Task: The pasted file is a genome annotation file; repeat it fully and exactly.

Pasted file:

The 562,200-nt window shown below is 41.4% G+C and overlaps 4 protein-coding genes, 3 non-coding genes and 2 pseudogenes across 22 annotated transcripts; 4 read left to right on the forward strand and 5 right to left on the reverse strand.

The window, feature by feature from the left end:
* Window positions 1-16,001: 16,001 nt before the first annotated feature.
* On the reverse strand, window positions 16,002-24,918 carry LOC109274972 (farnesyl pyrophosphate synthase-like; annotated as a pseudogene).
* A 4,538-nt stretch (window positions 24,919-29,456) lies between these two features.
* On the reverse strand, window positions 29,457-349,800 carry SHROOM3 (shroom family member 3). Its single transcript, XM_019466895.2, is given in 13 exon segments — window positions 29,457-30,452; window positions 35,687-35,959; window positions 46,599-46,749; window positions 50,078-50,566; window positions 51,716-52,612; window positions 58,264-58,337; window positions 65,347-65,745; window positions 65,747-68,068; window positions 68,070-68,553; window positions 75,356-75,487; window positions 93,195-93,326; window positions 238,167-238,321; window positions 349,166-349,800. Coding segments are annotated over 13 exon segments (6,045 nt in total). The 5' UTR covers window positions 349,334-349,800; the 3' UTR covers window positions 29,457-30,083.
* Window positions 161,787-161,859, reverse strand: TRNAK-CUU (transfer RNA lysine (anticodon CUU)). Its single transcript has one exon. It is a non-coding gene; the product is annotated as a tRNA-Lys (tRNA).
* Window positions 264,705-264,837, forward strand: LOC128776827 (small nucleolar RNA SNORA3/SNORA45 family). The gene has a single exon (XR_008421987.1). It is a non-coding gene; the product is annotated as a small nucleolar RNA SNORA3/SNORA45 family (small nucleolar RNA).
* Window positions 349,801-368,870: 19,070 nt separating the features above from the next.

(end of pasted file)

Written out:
The 562,200-nt window shown below is 41.4% G+C and overlaps 4 protein-coding genes, 3 non-coding genes and 2 pseudogenes across 22 annotated transcripts; 4 read left to right on the forward strand and 5 right to left on the reverse strand.

The window, feature by feature from the left end:
* Window positions 1-16,001: 16,001 nt before the first annotated feature.
* On the reverse strand, window positions 16,002-24,918 carry LOC109274972 (farnesyl pyrophosphate synthase-like; annotated as a pseudogene).
* A 4,538-nt stretch (window positions 24,919-29,456) lies between these two features.
* On the reverse strand, window positions 29,457-349,800 carry SHROOM3 (shroom family member 3). Its single transcript, XM_019466895.2, is given in 13 exon segments — window positions 29,457-30,452; window positions 35,687-35,959; window positions 46,599-46,749; window positions 50,078-50,566; window positions 51,716-52,612; window positions 58,264-58,337; window positions 65,347-65,745; window positions 65,747-68,068; window positions 68,070-68,553; window positions 75,356-75,487; window positions 93,195-93,326; window positions 238,167-238,321; window positions 349,166-349,800. Coding segments are annotated over 13 exon segments (6,045 nt in total). The 5' UTR covers window positions 349,334-349,800; the 3' UTR covers window positions 29,457-30,083.
* Window positions 161,787-161,859, reverse strand: TRNAK-CUU (transfer RNA lysine (anticodon CUU)). Its single transcript has one exon. It is a non-coding gene; the product is annotated as a tRNA-Lys (tRNA).
* Window positions 264,705-264,837, forward strand: LOC128776827 (small nucleolar RNA SNORA3/SNORA45 family). The gene has a single exon (XR_008421987.1). It is a non-coding gene; the product is annotated as a small nucleolar RNA SNORA3/SNORA45 family (small nucleolar RNA).
* Window positions 349,801-368,870: 19,070 nt separating the features above from the next.